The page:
The theme of International Women’s Day is #BreakTheBias. It is becoming well-reported that there is a gender bias when it comes to the experiences of neurodivergent women and girls.
Though there are varying figures, roughly 3-6 males are diagnosed as autistic compared to females (UCL, 2018). However, when considering the potential of gender bias, it is often phrased that “autism is more common in boys”. In respect of ADHD, it is approximately 4:1 (male to female), with stereotypes remaining surrounding “naughty boys”. The most common age for women to be diagnosed with ADHD is late 30s, early 40s, compared to just 7 years old for boys. Historically, diagnostic tools were designed for males, exclusively (Giarelli, et al., 2010; Goldman, 2013), and even now, research suggests that the Diagnostic and Statistical Manual (DSM-5) continues to have a gender bias (Hartung and Lefler, 2019).
Thousands of neurodivergent women remain undiagnosed, which has been attributed to the diagnostic processes (Gould and Ashton-Smith, 2011) Typically, women are more likely to be diagnosed with mental health conditions, before being diagnosed with neurodivergence. In some ways, this could be likened to the times when women were simply diagnosed with hysteria, to explain serious medical complications. Francesca Happé, a psychologist who specialises in autism, has identified that common misdiagnoses include bipolar, depression and anxiety. Interestingly, eating disorders are also a common crossover when considering neurodivergent women, but these tend not to be misdiagnosed, more so that the reasons for the eating disorder are often not explained in accordance with neurodivergence.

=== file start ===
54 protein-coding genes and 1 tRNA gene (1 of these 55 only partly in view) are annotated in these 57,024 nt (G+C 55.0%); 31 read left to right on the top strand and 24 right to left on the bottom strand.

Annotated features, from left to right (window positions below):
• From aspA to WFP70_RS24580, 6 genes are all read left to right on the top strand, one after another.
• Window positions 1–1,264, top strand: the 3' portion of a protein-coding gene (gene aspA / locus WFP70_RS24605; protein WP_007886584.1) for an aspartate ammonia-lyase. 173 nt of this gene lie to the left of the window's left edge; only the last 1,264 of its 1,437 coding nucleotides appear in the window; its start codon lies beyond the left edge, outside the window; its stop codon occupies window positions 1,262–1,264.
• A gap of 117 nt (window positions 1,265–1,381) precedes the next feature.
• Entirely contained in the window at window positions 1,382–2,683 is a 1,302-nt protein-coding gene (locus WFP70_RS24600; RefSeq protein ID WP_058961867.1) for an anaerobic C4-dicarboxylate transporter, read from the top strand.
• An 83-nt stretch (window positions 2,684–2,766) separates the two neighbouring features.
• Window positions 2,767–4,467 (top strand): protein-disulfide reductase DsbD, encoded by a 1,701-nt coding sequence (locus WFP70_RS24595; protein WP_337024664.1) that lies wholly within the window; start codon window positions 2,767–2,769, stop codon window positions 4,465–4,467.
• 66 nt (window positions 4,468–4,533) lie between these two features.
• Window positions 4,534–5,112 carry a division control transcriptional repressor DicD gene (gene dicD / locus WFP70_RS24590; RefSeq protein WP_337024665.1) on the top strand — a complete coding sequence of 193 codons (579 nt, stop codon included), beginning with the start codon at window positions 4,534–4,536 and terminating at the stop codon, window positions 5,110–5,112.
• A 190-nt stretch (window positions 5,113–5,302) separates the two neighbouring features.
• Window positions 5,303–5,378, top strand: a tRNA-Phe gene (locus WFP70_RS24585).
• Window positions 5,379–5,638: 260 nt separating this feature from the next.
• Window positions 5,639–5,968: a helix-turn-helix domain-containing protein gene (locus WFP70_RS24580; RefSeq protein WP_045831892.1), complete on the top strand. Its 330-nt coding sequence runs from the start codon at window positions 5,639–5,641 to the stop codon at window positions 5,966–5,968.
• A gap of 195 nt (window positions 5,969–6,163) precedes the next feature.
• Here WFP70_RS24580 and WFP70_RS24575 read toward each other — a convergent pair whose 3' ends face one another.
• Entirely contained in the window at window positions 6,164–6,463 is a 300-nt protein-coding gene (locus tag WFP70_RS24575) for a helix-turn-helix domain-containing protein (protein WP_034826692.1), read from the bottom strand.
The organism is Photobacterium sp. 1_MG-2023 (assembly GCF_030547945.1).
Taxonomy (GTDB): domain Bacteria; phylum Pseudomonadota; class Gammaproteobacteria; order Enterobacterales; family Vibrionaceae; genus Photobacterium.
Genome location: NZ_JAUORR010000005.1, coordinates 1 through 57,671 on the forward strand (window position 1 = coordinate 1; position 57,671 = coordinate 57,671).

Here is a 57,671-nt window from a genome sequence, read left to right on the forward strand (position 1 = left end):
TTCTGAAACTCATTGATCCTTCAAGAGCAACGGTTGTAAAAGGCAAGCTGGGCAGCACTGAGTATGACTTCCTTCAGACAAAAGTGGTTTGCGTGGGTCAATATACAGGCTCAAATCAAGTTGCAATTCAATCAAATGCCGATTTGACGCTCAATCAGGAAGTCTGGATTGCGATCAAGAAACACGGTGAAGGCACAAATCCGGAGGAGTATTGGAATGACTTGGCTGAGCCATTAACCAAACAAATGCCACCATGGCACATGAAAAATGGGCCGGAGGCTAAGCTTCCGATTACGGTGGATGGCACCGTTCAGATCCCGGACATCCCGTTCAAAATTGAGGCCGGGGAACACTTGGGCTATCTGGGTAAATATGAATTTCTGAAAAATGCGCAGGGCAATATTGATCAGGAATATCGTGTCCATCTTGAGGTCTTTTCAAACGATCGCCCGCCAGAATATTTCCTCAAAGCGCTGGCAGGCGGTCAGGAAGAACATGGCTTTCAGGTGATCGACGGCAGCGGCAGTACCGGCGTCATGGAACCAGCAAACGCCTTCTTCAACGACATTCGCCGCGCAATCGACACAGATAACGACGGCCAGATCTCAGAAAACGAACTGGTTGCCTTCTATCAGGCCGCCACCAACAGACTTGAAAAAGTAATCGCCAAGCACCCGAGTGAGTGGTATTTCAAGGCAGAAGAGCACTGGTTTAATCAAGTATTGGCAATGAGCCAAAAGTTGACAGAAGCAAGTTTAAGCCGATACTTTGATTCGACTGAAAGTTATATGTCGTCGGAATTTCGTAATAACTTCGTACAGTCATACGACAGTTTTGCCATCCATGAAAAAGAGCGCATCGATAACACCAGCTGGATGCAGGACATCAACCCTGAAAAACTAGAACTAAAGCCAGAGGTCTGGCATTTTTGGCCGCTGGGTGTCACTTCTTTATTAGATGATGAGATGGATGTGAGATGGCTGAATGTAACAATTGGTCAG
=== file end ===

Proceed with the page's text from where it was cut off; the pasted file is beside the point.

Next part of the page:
Neurodivergent characteristics, particularly in autism and ADHD, manifest themselves more observably in males i.e., in more physical ways (Lai et al., 2011). For women, characteristics are internalised and manifest in different way. An example might be that the special interests of autistic girls are more likely to coincide with the enjoyment of activities frequently associated with young girls, like collecting dolls. Furthermore, socialisation is different for women. Mandy and Steward (2016), researchers from University College London, suggested in their research that while some autistic girls can be “shy”, many can have close friends as well as an interest in making friends
Masking – women avoid drawing attention to themselves, more able to follow social actions through observation, quicker to apologise and appease when they make a social error, adopting persona’s that are copied from peers or fictional characteristics. Study choices (psychology, nursing etc.)
There have been a number of studies that suggest that camouflaging and masking is common in women.
Dr Alice Siberry, Creased Puddle Criminal Justice Neurodoversity Consultant, has put together some information about common misconceptions and reasons why so many neurodovergent women and girls continue to be misunderstood, misdiagnosed and missed altogether. Download the PDF for more information.